The recent ruling in The Columbia Condominium v. Ullah upholds an association’s ability to withhold amenities from a unit owner when assessments have not been paid. This New York specific case law should not be held on it’s own and associations should consult legal counsel before taking actions against a delinquent owner.
The case surrounded a divorce situation where the assessments had not been paid for years by the spouse living in the unit. The association filed a lein and shut off access to amenities, which the unit owner used as justification for continuing to not pay assessments. The court upheld the right to withhold services – so long as the rules passed applied to the entire building and were not punitive to a single unit owner.
The legal costs in this case are unknown but likely catastrophic, as litigation is not only time consuming but very expensive. Retaining counsel early to take the steps necessary to avoid a drawn out fight is recommended. Simple mistakes are often spun as allegations of discrimination or unfair treatment, which causes costs to spiral out of control.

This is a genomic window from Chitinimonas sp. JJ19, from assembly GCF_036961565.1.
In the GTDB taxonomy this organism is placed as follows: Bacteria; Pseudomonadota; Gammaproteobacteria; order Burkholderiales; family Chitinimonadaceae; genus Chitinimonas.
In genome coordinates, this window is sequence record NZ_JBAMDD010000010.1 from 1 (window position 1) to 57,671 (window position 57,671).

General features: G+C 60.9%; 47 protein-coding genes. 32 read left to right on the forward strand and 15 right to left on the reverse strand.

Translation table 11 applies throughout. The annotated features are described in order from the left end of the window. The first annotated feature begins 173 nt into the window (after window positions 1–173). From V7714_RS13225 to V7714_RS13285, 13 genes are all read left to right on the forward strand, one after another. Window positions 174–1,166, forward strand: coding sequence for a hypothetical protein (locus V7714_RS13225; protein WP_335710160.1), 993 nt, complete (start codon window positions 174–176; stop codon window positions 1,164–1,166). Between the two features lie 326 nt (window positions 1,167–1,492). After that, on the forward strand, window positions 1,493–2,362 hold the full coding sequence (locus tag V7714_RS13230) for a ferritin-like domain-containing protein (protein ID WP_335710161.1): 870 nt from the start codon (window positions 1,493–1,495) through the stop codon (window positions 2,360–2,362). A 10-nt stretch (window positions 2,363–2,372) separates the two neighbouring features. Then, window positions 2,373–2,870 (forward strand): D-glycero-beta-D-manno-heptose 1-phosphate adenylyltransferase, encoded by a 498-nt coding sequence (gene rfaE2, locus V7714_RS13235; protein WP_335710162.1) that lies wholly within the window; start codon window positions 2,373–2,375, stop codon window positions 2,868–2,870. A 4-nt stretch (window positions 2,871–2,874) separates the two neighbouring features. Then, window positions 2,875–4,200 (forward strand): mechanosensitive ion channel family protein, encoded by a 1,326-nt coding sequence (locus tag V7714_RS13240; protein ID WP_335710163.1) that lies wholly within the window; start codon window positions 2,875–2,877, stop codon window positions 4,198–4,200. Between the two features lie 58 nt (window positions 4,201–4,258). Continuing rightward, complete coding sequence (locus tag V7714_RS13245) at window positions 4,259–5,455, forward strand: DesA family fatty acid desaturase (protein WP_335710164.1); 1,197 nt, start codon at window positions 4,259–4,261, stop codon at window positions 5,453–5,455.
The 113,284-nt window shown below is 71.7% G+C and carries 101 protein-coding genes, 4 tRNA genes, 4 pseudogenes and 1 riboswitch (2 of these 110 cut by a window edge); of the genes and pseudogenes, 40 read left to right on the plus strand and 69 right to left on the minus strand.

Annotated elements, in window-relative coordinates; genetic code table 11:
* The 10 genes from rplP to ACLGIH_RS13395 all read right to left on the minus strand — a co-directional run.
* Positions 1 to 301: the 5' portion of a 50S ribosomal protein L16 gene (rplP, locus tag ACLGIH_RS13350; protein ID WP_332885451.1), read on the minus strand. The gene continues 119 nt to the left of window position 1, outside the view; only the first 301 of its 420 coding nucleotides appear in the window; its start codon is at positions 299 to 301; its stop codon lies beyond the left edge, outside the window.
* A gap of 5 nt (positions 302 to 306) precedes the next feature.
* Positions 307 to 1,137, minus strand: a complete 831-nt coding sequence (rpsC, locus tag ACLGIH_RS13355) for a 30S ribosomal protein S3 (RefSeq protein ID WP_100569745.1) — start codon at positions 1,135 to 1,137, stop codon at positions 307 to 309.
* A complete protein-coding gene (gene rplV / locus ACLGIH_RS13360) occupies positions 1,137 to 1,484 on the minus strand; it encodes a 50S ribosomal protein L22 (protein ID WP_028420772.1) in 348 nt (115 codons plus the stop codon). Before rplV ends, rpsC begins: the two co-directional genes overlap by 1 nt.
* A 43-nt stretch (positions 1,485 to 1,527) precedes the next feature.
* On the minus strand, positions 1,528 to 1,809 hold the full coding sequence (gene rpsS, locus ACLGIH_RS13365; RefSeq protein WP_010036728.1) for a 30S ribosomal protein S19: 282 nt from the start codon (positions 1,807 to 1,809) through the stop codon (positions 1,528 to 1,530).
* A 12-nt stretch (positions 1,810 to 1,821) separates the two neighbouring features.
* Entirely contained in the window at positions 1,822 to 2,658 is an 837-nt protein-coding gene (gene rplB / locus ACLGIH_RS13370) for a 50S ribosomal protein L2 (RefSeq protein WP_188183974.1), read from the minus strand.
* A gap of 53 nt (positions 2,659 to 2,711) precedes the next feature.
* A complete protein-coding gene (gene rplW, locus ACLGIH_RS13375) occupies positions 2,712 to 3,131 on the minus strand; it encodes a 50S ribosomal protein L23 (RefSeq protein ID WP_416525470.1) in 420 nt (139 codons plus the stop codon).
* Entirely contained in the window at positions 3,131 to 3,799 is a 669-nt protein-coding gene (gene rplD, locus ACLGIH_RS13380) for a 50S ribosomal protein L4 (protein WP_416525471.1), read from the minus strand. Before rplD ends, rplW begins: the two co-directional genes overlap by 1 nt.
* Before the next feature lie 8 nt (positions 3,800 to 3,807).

Contact an expert condo insurance broker to discuss better protecting your board against allegations of mismanagement, discrimination and other breaches of fiduciary duty. No matter how cautious a board is in writing and enforcing it’s bylaws, lawsuits happen and litigation is expensive.